14-year-old Girl Chokes on Her Own Blood, Bleeds to Death After Contracting Rare Fungal Infection From Mold Spores

A teenage girl who caught an infection from breathing in mold spores bled to death after choking on her blood, according to her mother.

Jade Owens, 14, from the town of Stockport in England, came down with what was thought to be a minor chest infection in May, the SWNS news agency reported. Three weeks later, she was dead.

The schoolgirl was hit with flu-like symptoms. She visited her family doctor on May 20, who gave her antibiotics. But the next day, her grandmother, a nurse, advised her to visit an emergency room after her breathing sped up and her skin changed color.

Her family were surprised to find she had Type 1 diabetes. Tests revealed the teenager had developed severe diabetic ketoacidosis (DKA), a serious complication of diabetes when the body creates too much of what are known as ketones.

After Owens didn't respond well to insulin—a treatment for diabetes—her condition deteriorated and doctors put the schoolgirl in a coma on May 22, in an attempt to save her life.

After five days, Owens woke up, and started her recovery process with a two-week stint in hospital.

"It was such a relief," said her mother, identified only as Louise.

But on the morning of June 11, Owens started to cough up blood. Louise rushed to hospital, where doctors explained they were trying to return her daughter to a stable condition. Just 20 minutes later they delivered the news to the 14-year-old's family that she was dead.

She was later diagnosed with mucormycosis. The rare condition is caused by the mucormycetes group of fungi, which can lurk in soil—particularly decaying organic matter like animal dung, leaves, and compost, according to the U.S. Centers for Disease Control and Prevention. The fungi are more common in the soil than the air, and in the summer and fall as opposed to the winter or spring months.

The infection had attacked the teenager's immune system, and caused cells in her airways, throat and airways to die away. The blood vessels in her throat then burst, causing her to bleed to death, her mother said.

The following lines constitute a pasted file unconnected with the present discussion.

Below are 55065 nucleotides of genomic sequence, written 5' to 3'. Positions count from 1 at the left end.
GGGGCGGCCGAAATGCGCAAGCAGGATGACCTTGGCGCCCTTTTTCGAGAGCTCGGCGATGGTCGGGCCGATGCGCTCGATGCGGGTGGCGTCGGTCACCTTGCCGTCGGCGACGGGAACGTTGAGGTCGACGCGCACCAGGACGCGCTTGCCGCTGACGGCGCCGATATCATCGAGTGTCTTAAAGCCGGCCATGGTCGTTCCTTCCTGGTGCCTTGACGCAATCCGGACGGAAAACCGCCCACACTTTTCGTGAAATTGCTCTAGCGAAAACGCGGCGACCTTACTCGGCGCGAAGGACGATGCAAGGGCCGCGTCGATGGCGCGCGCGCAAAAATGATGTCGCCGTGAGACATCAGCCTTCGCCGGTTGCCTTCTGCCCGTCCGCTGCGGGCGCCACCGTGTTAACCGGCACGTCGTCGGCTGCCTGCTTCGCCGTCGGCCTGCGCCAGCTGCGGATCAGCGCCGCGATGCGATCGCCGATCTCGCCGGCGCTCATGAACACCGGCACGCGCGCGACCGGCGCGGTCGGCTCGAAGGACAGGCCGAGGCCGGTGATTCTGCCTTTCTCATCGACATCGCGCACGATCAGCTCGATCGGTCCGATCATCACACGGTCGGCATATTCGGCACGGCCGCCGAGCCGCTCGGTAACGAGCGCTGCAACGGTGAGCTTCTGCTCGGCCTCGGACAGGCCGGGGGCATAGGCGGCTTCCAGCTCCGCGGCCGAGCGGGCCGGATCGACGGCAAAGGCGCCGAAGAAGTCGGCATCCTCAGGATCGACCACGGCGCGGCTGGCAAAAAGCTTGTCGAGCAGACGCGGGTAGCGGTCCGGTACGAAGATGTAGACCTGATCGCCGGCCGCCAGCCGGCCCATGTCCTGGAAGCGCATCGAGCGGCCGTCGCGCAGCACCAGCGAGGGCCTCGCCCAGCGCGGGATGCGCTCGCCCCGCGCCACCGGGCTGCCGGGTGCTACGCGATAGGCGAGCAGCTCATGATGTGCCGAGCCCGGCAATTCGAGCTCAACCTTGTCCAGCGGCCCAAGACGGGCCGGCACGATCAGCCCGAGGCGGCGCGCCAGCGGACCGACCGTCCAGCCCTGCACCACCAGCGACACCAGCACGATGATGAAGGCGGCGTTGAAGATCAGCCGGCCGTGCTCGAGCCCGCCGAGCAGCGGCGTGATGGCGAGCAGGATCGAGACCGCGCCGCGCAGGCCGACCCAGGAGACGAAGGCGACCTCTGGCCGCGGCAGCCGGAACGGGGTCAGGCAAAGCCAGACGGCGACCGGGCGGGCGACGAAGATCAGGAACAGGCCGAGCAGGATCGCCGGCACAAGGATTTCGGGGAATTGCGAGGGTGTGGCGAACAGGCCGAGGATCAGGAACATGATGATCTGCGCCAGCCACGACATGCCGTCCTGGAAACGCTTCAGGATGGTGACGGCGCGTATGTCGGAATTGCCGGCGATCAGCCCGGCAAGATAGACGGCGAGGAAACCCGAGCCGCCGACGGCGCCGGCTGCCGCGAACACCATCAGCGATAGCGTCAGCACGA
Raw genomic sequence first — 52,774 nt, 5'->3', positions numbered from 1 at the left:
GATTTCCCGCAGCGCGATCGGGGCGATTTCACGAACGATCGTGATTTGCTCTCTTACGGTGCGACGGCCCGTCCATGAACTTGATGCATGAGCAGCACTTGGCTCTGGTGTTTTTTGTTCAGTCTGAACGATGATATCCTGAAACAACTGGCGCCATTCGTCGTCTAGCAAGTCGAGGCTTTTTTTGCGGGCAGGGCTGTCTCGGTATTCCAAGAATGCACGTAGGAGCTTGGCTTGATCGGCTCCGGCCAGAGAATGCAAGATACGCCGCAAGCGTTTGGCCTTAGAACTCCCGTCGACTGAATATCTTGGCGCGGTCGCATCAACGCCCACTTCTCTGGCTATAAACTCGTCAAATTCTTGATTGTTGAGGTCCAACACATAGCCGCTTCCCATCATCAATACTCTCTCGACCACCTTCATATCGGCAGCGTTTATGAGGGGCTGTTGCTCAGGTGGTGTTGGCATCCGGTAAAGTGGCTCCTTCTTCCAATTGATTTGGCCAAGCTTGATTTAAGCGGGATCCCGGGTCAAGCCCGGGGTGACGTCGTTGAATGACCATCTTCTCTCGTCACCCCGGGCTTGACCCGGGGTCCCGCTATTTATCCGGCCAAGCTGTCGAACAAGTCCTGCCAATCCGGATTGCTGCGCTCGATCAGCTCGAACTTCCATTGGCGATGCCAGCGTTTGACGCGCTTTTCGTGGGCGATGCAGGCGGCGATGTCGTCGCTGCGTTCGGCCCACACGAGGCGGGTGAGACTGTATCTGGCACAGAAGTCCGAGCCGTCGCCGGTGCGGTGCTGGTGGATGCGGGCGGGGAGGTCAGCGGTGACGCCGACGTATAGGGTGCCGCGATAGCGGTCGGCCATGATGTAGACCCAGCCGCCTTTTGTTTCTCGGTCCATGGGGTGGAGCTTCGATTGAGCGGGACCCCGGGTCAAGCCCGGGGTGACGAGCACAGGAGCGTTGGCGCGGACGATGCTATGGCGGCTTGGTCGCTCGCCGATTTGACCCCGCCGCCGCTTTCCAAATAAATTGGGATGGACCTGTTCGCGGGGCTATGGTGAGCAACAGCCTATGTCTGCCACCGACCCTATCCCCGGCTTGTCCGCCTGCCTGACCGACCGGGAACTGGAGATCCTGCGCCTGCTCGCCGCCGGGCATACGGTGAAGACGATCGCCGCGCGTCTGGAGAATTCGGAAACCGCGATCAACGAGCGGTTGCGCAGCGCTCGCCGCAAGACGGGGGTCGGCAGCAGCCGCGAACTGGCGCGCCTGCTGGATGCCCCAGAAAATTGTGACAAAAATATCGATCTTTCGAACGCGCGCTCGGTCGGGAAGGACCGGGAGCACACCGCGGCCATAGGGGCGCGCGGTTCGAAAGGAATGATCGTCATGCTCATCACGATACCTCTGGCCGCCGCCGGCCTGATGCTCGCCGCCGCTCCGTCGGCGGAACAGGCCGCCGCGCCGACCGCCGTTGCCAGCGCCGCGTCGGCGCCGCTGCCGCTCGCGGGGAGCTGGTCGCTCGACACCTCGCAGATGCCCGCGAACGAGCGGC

"She choked on her own blood and had coughed it up. It was horrific to see and that will never leave me," Louise said. "It's something I'll never forget, walking into the room and seeing my daughter covered in blood."

Most people aren't harmed by the fungi, but people with weak immune systems can develop infections of the lungs or sinuses after breathing in the spores. Research suggests people with poorly controlled diabetes, such as Owens who didn't know she had the condition, are more likely to develop mucormycosis.

It is unclear how the teenager caught the infection. However, Louise said her daughter may have breathed in mold spores due to her hobbies. Jade was an avid horse rider, and loved spending outdoors with her family.

Louise told SWNS: "I'm heartbroken."

The schoolgirl was laid to rest on July 10.

The mother of two said she is speaking out now to highlight the symptoms of diabetes to others, including how her daughter was "very tired" and had lost weight while feeling hungry a lot of the time.

Other symptoms of the condition include feeling very thirsty, needing to pee more often than usual, especially at night, recurring thrush, blurred vision and wounds that won't heal.

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A stock image shows a child in a hospital bed. A teenager in Stockport died after contracting an infection. Getty